I then endured two hours of driving through the bumpy Ugandan roads until we arrived at the Peace Corps HQ and medical office in Kampala. I remember attempting to occupy my mind with fond memories of my life before Africa in order to divert my attention from the pain. I thought of biking through the beaches of Ruegen in northern Germany, hanging out with my BU friends in my Allston apartment, and thinking of how comfortable my old bedroom in Owings Mills would be. I discovered that gentle memories were the best ones to curb the pain, and not ones involving much physical activity such as sports, drinking alcohol, or hardcore adventuring as these only led to focusing on movement which would lead to a churning sensation in my stomach. I would focus very hard on a good memory and grasp onto one of the chairs in the van in order to deal with the pain. If there was a moment when I wanted to return back home to the United States even for just an hour, it was during this ordeal.

We then made it to the Peace Corps medical office and Joann came to meet me. I hugged her and then just burst into tears from my pain, exhaustion, and hope for relief after a week of pain. She consoled me and told me that they would do everything that they could to help me feel better. I later found out that she was also believer in holistic medicine and healing in addition to her science-based background as a doctor. She believed in taking care of the person from a personal level, and I was even told from her co-workers at the office that she was a presence that they would all miss. Agatha, one of the Ugandan medical workers at the office, shared with me that she would miss Joann’s hugs in the morning and how she would always be ready to make you feel alright and at home. Joann then took me to see Dr. Francis who was to become the main PCMO since Joann was leaving the Peace Corps for good that day to return back to her home in California. Dr. Francis then gathered up all the information that he could from me and what I had been experiencing over the past week. He surmised that I either had Giardia or Amoebiasis (amoebic dysentery) and asked me to submit some stool samples.

He then prescribed me with several medicines to combat both my pain and the parasites within my intestines.

Tinidazole was used in order to deal with the parasites inside my intestines which would be taken for the next two days and then followed by Gabbroral for the following week. Then I took Oxycodone/Acetaminophen to deal with the pain and Nospa as a muscle relaxant to help with my stomach cramps.

I then took a short nap in one of the side rooms of the medical office at the Peace Corps HQ, and then Johnson, one of the Ugandan Peace Corps workers and drivers met me to drive me to Nurse Betsy’s house near Entebbe. I was driven alongside a current PCV who was also being brought to Nurse Betsy’s house for other reasons and for healing of a different sort. I will not disclose his name due to reasons of privacy, but he has given me permission to share some of his stories. For the duration of this post I shall call him “M” just like the first letter of my name.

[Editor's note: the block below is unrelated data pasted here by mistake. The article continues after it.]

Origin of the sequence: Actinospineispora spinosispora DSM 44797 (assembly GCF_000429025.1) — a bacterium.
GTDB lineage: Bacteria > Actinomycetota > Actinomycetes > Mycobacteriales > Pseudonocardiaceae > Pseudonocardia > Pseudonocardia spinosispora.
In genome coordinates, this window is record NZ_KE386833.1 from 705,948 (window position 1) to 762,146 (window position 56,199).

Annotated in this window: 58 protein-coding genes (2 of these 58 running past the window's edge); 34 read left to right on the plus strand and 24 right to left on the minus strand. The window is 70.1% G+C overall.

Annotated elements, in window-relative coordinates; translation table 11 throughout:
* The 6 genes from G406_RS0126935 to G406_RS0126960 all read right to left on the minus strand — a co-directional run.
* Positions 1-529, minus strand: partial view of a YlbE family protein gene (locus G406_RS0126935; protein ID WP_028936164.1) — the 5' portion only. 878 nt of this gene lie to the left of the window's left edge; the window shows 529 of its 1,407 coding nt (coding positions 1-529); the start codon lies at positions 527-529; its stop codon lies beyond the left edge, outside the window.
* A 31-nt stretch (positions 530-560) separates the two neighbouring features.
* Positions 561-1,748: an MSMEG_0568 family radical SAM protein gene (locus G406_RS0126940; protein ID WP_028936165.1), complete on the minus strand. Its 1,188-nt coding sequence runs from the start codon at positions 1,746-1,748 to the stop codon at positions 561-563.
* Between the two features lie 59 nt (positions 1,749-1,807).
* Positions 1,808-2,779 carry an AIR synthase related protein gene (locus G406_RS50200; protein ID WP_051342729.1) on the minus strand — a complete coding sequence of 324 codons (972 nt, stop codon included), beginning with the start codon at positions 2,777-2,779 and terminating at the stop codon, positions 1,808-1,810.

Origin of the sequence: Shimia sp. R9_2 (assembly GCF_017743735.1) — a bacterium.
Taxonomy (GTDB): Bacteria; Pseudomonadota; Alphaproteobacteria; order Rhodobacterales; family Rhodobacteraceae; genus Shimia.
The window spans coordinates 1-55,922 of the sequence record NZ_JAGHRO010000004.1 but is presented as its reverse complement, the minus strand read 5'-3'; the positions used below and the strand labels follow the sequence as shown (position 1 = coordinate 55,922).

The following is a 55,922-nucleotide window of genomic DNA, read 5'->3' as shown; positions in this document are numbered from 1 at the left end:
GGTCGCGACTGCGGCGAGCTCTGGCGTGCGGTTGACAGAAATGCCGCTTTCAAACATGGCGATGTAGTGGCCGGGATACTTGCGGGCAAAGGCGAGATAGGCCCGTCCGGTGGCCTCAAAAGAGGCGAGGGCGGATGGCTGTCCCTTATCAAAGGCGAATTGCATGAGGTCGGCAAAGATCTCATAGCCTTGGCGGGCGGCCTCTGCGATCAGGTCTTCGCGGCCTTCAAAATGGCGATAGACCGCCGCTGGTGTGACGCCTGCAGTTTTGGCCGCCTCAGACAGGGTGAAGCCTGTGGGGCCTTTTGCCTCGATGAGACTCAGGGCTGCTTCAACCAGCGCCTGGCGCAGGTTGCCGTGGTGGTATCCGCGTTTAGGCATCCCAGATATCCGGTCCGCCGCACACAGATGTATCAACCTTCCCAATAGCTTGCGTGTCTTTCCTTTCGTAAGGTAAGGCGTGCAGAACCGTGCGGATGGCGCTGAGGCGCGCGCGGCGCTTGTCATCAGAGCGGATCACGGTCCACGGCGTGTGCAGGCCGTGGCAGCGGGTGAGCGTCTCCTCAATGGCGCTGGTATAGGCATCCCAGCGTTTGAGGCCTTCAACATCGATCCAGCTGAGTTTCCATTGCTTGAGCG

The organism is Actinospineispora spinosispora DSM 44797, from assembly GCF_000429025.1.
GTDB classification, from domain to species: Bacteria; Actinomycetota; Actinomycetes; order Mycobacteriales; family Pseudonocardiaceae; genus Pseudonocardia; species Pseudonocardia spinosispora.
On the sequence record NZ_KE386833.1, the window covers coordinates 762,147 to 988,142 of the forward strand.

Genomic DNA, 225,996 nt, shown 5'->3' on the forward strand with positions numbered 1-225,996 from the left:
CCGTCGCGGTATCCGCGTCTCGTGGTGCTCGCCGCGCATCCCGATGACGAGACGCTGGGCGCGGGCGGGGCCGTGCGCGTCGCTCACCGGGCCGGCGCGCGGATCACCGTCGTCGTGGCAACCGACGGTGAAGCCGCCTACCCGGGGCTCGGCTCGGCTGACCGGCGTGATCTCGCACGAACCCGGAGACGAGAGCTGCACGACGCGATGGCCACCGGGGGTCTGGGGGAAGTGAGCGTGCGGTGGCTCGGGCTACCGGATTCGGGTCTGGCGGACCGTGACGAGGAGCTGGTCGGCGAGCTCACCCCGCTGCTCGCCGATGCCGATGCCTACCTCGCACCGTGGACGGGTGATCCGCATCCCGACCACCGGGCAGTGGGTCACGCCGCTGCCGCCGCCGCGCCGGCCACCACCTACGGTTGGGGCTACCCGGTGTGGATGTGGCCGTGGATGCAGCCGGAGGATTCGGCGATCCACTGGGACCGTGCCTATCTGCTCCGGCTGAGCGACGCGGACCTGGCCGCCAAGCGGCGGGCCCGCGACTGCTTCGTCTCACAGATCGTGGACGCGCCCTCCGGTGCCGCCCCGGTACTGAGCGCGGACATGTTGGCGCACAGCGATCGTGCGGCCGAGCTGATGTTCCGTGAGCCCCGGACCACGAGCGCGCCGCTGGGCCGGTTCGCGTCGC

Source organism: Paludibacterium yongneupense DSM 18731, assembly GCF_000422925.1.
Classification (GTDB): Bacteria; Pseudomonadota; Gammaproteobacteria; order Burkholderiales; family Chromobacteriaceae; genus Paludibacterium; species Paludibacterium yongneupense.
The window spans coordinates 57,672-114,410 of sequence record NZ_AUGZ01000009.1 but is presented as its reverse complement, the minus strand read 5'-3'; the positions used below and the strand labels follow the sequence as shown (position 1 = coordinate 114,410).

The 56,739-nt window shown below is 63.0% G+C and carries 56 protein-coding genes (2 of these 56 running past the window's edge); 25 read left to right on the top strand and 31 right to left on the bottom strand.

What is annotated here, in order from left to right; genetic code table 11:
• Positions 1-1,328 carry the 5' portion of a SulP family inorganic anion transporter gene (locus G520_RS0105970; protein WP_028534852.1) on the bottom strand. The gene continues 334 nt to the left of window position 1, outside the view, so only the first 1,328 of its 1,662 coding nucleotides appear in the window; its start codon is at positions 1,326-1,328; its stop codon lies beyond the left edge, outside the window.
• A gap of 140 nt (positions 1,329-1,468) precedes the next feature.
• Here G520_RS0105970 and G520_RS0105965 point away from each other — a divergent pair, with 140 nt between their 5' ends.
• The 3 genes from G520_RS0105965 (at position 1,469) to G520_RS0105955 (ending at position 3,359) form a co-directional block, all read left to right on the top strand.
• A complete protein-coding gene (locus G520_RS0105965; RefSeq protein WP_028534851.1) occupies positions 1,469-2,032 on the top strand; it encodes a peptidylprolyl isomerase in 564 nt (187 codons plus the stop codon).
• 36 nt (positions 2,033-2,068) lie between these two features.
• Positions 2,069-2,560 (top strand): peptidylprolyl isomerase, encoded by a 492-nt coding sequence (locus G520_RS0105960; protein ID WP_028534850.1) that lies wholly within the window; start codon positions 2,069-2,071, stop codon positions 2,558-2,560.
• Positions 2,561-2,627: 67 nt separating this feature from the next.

We arrived at Nurse Betsy’s house which feels like a home away from home. It literally feels like the homeliest house that I have ever been to in a long time. It sits near the top of a hill near Kampala and has a closed gate that leads to a small parking lot area. The lower level has rooms meant for the property owner, named Mille Scent, who was the founding director of ISIS (Women’s International Cross-Cultural Exchange). The house is used a place of rest and healing for PCVs who are sick and need to be monitored while recovering and taking medicine underneath the supervision of the PCMO and Nurse Betsy herself. During my time in Africa, I had heard stories from PCVs who had spent time here too during intense bouts of Malaria and other diseases. I never would have believed that I too would be here.

The grounds are covered with all sorts of tropical plants from banana flowers hailing from Madagascar to Ugandan ferns. The inside is also decorated in such a way that evokes feelings of home. It’s therapeutic here. There are pictures of old family members, coasters from England, small paintings, pastel-painted walls, and panoramic view of other villas and houses on these hills. However, the most rehabilitating part of this place has been Nurse Betsy herself. She is one of the most genuinely kind-hearted people whom I have had the pleasure of meeting during my stay here. Within minutes of arriving she had a bowl of chicken noodle soup and freshly cut bananas and watermelon. And for the first time in over a week I was finally able to lie on a bed without pain and rest.

While here, I have also been able to have the pleasure of sharing company with M who accompanied me here. We have both been sharing a few stories about our experiences in life and about his time spent here in Uganda. I found out that he had devoted a lot of time to learning Luganda, and was now almost fluent in it. He shared some of his knowledge about how the Peace Corps Uganda program was revamped under the leadership of the current Country Director Loucine. I was told that Loucine was an expert in rehabilitating programs that needed to be resuscitated, because there was a time a few years ago when Peace Corps Uganda was almost on the verge of shutting down. The old Country Director was more lax about regulations, and PCVs were regularly allowed to go into Kampala and ride on Boda Boda’s. There were even stories about how PCVs would be allowed to hang out at the old Country Director’s house when he was away, and were given more or less free reign to act as they saw fit.